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Grand Cayman, Cayman Islands, October 12, 2016 – CCRIF SPC (formerly the Caribbean Catastrophe Risk Insurance Facility) is now preparing to make additional payouts totalling almost US$8 million to CCRIF member countries. These payouts will be made to Haiti, Barbados, Saint Lucia and St. Vincent & the Grenadines as a result of the heavy rains from Hurricane Matthew, which triggered payments on these countries’ Excess Rainfall policies.

Last week CCRIF announced that the Government of Haiti is due a payout of approximately US$20.4 million on its Tropical Cyclone (TC) policy as a result of Hurricane Matthew. The payouts to Haiti from CCRIF will now total US$23.4 million. Similarly, Matthew triggered Barbados’ TC policy, resulting in a payout of a little under US$1 million under that policy for a total payment to Barbados of US$1.7 million as a result of Matthew.

The payouts for all countries due to Hurricane Matthew, which will be made by October 19th, are presented in the table below.

CCRIF Payouts for Hurricane Matthew

Since CCRIF’s inception in 2007, the facility will have made a total of 21 payouts to 10 member governments totalling almost US$68 million, all within 14 days of the event.

As the Government and people of Haiti – and the international community – attempt to address the devastating impacts of Hurricane Matthew and the severe hardships being encountered  by the people of Haiti, CCRIF is gratified that it can provide some immediate financial relief for urgent needs. We congratulate the Government on its foresight to obtain catastrophe insurance and express thanks to the Caribbean Development Bank for paying the country’s premiums over the last four years. Again, we offer our condolences for the loss of life and regret the extreme damage to Haiti’s communities.

After the announcement of the first payout, Minister of Finance, Yves Bastien, informed CCRIF that “the Government of Haiti - on behalf of the people of Haiti - appreciates the promptness with which CCRIF responded by triggering a payment of a little more than US$20 million. This payout is of upmost importance in our effort to bring some relief in different parts of the nation. Your organization may be certain we will be on your side for very long.”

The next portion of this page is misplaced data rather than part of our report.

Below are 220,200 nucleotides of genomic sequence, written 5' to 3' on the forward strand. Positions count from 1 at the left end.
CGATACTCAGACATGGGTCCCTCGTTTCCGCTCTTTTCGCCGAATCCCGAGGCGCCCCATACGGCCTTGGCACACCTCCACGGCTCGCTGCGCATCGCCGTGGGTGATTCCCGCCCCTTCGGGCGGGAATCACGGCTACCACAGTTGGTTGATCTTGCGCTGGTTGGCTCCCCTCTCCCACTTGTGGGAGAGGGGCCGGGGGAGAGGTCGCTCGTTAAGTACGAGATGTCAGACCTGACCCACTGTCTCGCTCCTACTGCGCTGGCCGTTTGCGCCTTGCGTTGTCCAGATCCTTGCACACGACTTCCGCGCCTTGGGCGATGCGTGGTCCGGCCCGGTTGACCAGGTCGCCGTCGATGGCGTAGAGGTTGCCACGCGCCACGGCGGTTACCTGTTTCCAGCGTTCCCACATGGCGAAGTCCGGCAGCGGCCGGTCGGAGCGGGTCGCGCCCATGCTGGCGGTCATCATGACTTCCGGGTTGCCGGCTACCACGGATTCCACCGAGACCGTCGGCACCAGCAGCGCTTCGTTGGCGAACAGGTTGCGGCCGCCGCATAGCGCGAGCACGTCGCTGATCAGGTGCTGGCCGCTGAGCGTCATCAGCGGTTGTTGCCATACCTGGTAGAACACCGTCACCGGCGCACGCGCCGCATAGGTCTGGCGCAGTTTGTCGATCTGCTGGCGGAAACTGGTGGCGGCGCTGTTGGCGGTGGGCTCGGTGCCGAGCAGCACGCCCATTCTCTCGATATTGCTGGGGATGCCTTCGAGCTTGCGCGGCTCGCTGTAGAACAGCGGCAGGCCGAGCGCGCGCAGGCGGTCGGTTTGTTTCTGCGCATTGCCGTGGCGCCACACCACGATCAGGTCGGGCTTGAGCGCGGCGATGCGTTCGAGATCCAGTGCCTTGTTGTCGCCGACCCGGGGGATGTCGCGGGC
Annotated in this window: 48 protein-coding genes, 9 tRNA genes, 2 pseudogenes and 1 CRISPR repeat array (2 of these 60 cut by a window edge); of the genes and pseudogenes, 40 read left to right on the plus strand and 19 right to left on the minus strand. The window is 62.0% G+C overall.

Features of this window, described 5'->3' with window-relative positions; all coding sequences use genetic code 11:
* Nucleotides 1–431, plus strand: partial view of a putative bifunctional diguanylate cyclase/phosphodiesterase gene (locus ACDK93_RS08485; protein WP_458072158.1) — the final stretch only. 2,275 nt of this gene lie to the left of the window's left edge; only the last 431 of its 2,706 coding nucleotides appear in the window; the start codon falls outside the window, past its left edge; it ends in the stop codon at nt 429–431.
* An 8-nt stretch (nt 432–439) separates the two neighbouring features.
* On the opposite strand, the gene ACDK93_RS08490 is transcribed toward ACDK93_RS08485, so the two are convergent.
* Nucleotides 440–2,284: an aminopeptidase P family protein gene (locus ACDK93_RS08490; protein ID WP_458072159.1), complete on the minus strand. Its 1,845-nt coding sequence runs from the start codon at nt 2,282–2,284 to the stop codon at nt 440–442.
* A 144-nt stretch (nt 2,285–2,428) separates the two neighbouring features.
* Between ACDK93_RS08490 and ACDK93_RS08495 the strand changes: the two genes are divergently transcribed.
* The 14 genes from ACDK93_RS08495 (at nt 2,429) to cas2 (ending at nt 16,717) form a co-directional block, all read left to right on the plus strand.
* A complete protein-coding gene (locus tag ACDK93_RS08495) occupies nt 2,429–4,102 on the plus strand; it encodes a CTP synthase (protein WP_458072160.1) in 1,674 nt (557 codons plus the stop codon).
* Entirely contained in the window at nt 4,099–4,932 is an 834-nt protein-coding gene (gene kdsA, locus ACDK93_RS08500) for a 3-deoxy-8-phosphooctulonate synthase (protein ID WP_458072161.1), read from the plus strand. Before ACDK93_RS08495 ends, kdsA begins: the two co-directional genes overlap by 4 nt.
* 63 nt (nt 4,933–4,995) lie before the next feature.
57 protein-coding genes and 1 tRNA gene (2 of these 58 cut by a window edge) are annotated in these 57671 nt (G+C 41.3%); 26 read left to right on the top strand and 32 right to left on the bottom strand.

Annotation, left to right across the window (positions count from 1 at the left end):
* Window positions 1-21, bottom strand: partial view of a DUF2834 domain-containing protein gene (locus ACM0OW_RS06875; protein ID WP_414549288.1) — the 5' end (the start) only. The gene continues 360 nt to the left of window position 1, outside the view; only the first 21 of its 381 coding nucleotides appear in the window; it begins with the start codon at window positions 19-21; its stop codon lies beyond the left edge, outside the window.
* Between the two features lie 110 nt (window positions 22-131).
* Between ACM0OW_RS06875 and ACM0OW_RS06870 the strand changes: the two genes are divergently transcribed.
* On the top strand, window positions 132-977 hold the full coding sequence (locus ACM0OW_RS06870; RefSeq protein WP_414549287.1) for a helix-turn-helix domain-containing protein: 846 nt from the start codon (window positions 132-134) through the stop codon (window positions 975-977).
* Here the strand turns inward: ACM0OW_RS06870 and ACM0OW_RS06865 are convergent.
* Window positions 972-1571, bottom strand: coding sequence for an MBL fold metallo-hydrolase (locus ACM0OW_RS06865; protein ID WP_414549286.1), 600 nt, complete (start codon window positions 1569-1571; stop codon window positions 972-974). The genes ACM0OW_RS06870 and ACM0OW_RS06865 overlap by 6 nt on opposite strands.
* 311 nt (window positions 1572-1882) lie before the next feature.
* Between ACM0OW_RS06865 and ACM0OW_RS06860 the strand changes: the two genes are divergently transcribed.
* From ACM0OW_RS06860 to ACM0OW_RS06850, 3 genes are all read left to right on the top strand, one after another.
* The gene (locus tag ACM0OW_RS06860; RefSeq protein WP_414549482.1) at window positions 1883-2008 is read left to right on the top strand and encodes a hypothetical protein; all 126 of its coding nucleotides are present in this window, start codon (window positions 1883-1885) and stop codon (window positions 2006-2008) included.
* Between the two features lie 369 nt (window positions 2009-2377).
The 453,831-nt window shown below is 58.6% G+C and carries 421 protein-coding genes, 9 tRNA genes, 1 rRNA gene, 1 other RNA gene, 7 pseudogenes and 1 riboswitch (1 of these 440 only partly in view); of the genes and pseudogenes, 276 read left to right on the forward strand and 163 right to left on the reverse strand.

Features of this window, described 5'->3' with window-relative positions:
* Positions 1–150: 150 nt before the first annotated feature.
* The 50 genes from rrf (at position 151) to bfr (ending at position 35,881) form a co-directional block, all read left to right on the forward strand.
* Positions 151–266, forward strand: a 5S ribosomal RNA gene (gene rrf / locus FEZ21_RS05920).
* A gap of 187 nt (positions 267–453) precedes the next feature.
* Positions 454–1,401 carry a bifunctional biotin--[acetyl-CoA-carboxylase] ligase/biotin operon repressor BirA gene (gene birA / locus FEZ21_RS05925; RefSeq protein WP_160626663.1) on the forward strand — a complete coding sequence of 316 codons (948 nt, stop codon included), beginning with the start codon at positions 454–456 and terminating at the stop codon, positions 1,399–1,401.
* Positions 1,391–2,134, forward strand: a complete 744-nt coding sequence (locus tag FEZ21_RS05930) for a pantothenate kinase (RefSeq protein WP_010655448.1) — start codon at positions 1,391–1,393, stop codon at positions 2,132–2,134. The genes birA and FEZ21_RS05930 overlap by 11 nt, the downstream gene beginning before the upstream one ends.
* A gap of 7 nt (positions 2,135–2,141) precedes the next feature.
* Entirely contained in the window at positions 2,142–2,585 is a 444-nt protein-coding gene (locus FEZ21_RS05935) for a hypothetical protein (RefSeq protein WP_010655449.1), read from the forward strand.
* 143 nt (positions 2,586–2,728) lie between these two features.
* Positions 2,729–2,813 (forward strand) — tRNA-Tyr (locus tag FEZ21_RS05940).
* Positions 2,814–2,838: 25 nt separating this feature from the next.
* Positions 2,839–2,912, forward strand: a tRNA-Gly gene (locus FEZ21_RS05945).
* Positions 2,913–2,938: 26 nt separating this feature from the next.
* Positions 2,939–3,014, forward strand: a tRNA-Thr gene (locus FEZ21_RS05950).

In a CARICOM press release dated October 10, 2016, CARICOM Secretary General, Ambassador Irwin LaRocque, is quoted as saying: “The early response to the aftermath of Matthew as well as the supportive facility put in place to help resource the required recovery and rebuilding effort also underline the critical importance of the regional institutional frameworks established by the Community, CDEMA and the Caribbean Catastrophe Risk Insurance Facility (CCRIF), which has already processed payment to two of the affected countries, Barbados and Haiti.”

CCRIF is able to make quick payouts because it offers parametric insurance products. CCRIF’s TC policies make payments based on hurricane wind speed and storm surge levels and the amount of loss calculated in a pre-agreed model caused by the hurricane. They do not include losses due to rainfall. To fill this gap, CCRIF’s Excess Rainfall (XSR) product was developed in 2013. Excess Rainfall policies make payments based on the volume of rainfall from a hurricane or other rain event. A country’s TC or XSR policy is automatically triggered when the modelled losses surpass the policy’s “attachment point” or deductible, which was selected by the government.

Most CCRIF members have purchased both Tropical Cyclone and Excess Rainfall policies to provide coverage against these perils which sometimes occur during one hazard event such as Hurricane Matthew. Many members also have earthquake coverage. Member countries proactively incorporate CCRIF catastrophe insurance – as an example of effective risk transfer – into their national disaster risk management strategies as they seek to make their communities and economies more resilient to natural hazards and climate change.

About CCRIF SPC: CCRIF SPC is a segregated portfolio company, owned, operated and registered in the Caribbean. It limits the financial impact of catastrophic hurricanes, earthquakes and excess rainfall events to Caribbean and – since 2015 – Central American governments by quickly providing short-term liquidity when a parametric insurance policy is triggered. It is the world’s first regional fund utilising parametric insurance, giving member governments the unique opportunity to purchase earthquake, hurricane and excess rainfall catastrophe coverage with lowest-possible pricing. CCRIF was developed under the technical leadership of the World Bank and with a grant from the Government of Japan. It was capitalized through contributions to a Multi-Donor Trust Fund (MDTF) Government of Canada, the European Union, World Bank, the governments of the UK and France, the Caribbean Development Bank and the governments of Ireland and Bermuda, as well as through membership fees paid by participating governments. The Central America SP is capitalized by contributions to a special MDTF by the World Bank, European Commission and the governments of Canada and the United States.